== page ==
An uptick in referrals allowed SJRA to hire a full time PACS assistant dedicated to referring operations. “It’s easier for a dedicated administrator to troubleshoot with referring offices because they all have similar problems,” says Baldwin.  Typical problems include software upgrades such as antivirus software blocking the PACS viewer from being downloaded or users using different versions of Windows software.

Looking forward, she says that SJRA will be linking up with the Voorhees, N.J.-based Virtua Healthcare System health information exchange (HIE). With projections to go live in the HIE by November, SJRA will set up a VPN connection to transfer messages through an HL7 engine to providers, including the 20 referring physician EMRs in line to also connect to the HIE. Baldwin hopes the linkage will provide the ability to use the HIE to correlate images with other facilities, which should improve communication and patient outcomes.

Clarus Imaging in Beaumont, Texas, also uses a web-based RIS/PACS to manage  12,000 annual radiology exams and fuel growth. The outpatient imaging practice recently expanded to a third site and expects to open another new facility in 2011.

Like SJRA, Clarus experienced an uptick in its referral base after deploying web-based PACS. “PACS made it easier to [consistently maintain a 48-hour] turn-around time and gave us a centralized location for all our radiologists to read from,” says Bridwell. Fifteen percent of the practice’s 50 to 70 regular referring physicians are set up to view the images remotely, which also contributes to efficient turnaround.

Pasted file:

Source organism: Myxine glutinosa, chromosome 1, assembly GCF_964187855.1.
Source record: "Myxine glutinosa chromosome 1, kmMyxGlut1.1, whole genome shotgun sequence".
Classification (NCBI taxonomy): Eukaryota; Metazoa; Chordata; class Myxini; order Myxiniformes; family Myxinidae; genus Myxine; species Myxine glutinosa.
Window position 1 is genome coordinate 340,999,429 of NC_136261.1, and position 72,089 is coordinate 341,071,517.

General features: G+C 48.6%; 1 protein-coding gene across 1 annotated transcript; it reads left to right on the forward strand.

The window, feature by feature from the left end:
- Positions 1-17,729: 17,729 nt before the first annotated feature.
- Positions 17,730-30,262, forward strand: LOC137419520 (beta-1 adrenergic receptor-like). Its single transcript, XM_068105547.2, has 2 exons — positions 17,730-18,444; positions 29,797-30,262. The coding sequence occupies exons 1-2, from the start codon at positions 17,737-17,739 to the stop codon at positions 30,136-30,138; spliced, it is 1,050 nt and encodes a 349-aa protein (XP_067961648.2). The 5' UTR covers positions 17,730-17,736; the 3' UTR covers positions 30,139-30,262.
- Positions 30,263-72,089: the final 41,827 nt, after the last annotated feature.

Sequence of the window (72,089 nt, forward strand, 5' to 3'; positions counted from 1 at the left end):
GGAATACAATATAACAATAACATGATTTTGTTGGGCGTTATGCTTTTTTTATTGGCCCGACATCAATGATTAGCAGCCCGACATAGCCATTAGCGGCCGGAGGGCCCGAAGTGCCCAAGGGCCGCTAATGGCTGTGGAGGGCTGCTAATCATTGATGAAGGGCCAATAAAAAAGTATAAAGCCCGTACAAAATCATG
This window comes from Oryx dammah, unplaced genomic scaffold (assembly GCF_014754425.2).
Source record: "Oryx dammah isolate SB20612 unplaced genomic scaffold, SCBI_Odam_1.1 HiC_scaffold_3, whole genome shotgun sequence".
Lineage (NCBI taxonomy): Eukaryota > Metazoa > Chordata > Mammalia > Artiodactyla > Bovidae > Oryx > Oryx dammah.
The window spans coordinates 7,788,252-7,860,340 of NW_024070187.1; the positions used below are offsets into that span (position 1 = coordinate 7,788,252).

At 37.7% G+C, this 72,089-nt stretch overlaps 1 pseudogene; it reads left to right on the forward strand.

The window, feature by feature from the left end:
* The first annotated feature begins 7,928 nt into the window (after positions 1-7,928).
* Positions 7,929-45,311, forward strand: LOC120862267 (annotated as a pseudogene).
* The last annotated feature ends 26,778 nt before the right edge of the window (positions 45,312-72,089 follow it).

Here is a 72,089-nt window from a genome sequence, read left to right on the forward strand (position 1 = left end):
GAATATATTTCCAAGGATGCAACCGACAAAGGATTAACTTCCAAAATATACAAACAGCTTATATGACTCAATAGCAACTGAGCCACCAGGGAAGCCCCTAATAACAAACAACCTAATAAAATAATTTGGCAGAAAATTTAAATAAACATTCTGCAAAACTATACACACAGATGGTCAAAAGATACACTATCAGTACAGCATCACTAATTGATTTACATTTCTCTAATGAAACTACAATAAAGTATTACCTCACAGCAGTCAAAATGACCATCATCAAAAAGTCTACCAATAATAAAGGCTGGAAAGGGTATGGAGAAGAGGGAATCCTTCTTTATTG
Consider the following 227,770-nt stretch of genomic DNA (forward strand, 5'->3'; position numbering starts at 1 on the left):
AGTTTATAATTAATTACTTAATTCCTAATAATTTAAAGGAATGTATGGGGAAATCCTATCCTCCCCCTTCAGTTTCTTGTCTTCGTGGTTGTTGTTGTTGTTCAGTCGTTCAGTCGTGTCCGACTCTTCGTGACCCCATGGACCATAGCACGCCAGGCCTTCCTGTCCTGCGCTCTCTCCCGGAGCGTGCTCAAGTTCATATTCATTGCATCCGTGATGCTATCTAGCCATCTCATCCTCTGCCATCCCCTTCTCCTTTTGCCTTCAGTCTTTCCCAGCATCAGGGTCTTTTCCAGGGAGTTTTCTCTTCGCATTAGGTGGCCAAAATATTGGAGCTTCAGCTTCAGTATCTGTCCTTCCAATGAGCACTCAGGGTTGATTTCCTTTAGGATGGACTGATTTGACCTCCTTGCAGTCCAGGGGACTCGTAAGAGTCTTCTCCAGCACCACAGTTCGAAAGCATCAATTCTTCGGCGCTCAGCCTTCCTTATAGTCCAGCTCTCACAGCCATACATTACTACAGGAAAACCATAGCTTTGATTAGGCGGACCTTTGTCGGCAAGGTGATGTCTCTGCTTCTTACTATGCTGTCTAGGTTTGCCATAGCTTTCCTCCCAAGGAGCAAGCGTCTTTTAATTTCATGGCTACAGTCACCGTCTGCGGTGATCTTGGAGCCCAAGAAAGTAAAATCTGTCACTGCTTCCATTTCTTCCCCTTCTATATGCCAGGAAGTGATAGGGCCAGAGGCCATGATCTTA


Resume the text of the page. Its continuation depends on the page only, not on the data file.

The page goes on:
On the clerical side, Bridwell says that Clarus has seen an increase in CPT coding via technologists’ ability to change CPT codes in the RIS to match the performed exam. Because of this, Clarus has increased the efficiency of its billing department, according to Bridwell. “We have seen a decrease in incorrect exams being billed out as well as a decrease in patient demographic errors.”

Armed with targeted, creative strategies to stay on top of maximizing PACS efficiency, forward-thinking imaging centers will be better equipped to stay afloat and succeed among the mounting pressures they face. Providers should review their practice and referring physician needs to determine which strategies will work best and select the appropriate tools. The results, if implemented well, should alleviate pressure and allow practices to focus on workflow efficiency and clinical needs.